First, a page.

US Diplomatic Recognition to Somaliland Key to Regional Stability

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Some time in March this year, Scott Perry, a member of the US House Foreign Affairs Subcommittee submitted a proposal to the House of Representatives seeking recognition for Somaliland as an independent country.

Perry, from Pennsylvania, USA, submitted the proposal directly to congress, and the House of Representatives.

Perry’s foreign affairs committee also submitted a bill to the US Congress seeking diplomatic and security ties with Somaliland.

The move by US legislators to recognize Somaliland as an independent state followed a 10-day visit by President Muse Bihi Abdi to the United States.

But this week, The Policy Group, a lobby group in the US hired by the Somalia government announced its opposition to what they termed as an attempt to “Break up Somali.”

In their report, the Policy Group said that the secessionist regime in Somaliland offered the U.S. a strategic port/military base in Somaliland in exchange for U.S. recognition of Somaliland as an independent country.

They further went ahead and said that the Somaliland government is a secessionist regime attempting to break away from Somalia.

The Policy Group likened the self determination push by Somaliland to the Movement for the Emancipation of the Niger Delta, a secessionist movement seeking to break away from Nigeria.

What is now clear here is that the Policy Group is quite ignorant about the case of Somaliland and its quest for international recognition.

The quest for the recognition of Somaliland is nothing new to break off Somalia. Our story as Somaliland is known by the United Nations, the African Union, the United States and even the British who colonized us.

For the Policy Group to compare Somaliland push to that of other secessionist groups in Africa is misplacing facts and misleading.

Somaliland is neither seceding from Somalia as it was never a region of Somalia, nor is it trying to change the boundaries inherited at independence from the colonial powers. It is therefore not in contravention of the African Union’s Constitutive Act on maintenance of colonial boundaries. This fact has been asserted and re-affirmed by the African Union’s own fact finding Mission report. The Mission was led by Mr. Patrick Mazimhaka, who was at the time Deputy Chairman of the African Union Commission. The said report categorically stated and confirmed that Somaliland was not a case of secession and therefore needed to be treated differently.

Policy Group needs to realize that Somaliland (a former British Protectorate) got its independence on June 26, 1960 and was recognised by the United Kingdom and other Commonwealth countries while Somalia (a former Italian colony) gained independence on July 1. The two countries voluntarily united to form one united country but when Somaliland realized it was not getting its bargain from the union, it opted out in 1990 and sought to regain its independence.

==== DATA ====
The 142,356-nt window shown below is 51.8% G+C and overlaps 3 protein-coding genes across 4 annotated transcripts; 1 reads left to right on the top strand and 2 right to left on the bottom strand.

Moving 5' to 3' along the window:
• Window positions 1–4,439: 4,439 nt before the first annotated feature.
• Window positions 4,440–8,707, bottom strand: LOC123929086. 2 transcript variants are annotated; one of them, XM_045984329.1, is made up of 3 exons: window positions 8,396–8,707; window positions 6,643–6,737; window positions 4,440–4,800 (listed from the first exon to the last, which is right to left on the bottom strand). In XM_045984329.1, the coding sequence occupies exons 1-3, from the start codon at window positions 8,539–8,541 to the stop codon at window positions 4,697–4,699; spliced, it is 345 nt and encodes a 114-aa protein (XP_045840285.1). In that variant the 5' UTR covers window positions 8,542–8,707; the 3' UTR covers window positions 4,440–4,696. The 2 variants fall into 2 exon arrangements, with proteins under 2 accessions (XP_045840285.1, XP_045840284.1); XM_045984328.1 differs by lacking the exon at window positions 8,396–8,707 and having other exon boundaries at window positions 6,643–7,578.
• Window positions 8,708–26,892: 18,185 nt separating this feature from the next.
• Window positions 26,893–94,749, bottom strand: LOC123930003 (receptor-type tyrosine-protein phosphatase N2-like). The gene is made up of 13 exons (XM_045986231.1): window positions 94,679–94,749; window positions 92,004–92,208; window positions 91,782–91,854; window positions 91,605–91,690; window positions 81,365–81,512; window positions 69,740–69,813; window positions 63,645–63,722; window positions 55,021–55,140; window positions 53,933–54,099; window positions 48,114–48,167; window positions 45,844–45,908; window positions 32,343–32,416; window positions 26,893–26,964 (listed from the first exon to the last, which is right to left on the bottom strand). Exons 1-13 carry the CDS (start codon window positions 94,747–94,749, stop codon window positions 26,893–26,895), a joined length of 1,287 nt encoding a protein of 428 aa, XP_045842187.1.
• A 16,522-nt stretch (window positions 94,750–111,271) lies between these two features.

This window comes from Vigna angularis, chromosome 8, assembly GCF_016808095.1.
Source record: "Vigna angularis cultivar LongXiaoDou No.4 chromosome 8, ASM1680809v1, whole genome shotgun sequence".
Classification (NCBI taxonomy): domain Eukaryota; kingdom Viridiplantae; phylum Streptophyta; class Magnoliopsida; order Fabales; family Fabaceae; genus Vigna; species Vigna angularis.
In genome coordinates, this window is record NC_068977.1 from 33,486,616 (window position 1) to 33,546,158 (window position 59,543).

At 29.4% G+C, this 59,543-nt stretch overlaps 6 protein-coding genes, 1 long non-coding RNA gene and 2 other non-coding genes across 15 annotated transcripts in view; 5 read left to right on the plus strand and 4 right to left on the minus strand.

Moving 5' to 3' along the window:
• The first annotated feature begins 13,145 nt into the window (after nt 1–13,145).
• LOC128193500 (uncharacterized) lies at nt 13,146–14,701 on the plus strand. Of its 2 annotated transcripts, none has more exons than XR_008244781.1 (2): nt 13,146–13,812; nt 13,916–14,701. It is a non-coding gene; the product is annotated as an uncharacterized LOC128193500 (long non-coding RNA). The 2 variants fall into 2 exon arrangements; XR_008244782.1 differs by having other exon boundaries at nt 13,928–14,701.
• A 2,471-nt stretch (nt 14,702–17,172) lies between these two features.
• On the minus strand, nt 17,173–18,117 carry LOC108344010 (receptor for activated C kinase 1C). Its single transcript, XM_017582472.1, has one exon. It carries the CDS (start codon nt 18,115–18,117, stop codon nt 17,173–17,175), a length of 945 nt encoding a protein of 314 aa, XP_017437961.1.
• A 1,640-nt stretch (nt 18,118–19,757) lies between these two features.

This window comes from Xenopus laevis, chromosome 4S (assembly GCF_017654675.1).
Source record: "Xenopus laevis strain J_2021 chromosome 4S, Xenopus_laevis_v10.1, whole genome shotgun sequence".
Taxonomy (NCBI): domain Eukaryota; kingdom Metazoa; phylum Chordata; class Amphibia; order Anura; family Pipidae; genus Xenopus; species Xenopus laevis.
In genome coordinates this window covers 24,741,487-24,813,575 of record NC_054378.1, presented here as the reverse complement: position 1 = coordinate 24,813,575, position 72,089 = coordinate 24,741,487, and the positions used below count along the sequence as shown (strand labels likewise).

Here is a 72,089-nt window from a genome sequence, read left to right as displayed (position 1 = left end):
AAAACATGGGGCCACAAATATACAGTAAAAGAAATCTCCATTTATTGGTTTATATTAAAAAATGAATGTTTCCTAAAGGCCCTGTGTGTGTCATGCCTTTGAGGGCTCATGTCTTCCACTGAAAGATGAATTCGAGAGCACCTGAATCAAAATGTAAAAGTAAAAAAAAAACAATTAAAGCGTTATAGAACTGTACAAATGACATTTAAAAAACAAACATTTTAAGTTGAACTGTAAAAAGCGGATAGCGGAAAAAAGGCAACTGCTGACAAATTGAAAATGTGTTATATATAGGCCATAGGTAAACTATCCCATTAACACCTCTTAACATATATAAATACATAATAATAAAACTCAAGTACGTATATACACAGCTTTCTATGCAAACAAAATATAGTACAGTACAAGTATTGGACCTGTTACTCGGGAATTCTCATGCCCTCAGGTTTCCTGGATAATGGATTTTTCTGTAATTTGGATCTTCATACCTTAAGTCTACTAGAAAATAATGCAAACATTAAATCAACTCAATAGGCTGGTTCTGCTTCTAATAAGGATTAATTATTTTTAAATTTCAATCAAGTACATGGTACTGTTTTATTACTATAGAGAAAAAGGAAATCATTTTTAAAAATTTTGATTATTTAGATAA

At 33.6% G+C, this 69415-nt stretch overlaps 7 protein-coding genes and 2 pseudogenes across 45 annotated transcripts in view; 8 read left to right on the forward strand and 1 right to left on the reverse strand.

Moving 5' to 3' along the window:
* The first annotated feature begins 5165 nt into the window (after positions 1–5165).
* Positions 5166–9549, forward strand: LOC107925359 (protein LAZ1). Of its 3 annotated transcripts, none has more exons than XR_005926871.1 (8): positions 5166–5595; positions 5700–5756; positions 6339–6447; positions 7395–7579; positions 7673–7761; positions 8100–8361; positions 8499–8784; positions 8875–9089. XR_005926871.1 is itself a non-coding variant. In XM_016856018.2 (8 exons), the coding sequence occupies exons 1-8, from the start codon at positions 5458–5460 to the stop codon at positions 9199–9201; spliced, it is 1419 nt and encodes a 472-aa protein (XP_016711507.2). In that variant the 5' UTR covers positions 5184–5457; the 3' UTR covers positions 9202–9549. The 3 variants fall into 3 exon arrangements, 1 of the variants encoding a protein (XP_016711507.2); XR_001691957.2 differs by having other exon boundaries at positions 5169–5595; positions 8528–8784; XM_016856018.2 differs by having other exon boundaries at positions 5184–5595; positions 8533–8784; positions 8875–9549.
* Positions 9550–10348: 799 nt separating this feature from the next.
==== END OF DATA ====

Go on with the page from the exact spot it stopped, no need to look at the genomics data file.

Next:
Unfortunately, the international community, the United States included for reasons unknown, has refused to recognize Somaliland and has maintained the “One Somalia Policy”.

But curiously, the United States (in its relationship with Somalia) says it established diplomatic relations with Somalia in 1960, following its constituent parts’ independence from British and Italian administration, respectively.

It is therefore clear that Somaliland and Somalia were two separate countries in 1960.

As opposed to South Sudan which separated from Sudan and Eritrea from Ethiopia, Somaliland was an independent country with defined borders.

Which is why I support the proposal by Scott Perry to the House of Representatives seeking recognition for Somaliland as an independent country.

It should be noted that Somaliland is not using its Port (of Berbera) as a bait to the US to gain recognition, that is far from the truth.

There are so many reasons why it is important for the US to recognize Somaliland, one of which is to bring stability in the Horn of Africa region.

First, the recognition of Somaliland aligns with the US foreign policy. By recognizing Somaliland, it will be easy for the US and the international community to address the Somalia issue and have a lasting solution. But it remains difficult to solve the Somalia issue if they still consider Somaliland to be part of Somalia.

It is a total fallacy that the US, UN and African Union claim that recognizing Somaliland will destabilize Somalia. But if this argument is correct, why is Somalia still unstable yet Somaliland is unrecognized.

It is this lack of clear policy on how to handle the Somalia case that has given rise to China domination in the Horn of Africa region. To check this (China) domination, the US will have to rethink their position on the “One Somalia Policy.”

Further to bring stability in Somalia and in the Horn of Africa, the US must lead the way in recognizing Somaliland as an independent nation.

By Bashe Awil Omar

The Author is a diplomat and former Somaliland Head of Mission to the United Arab Emirates and Kenya

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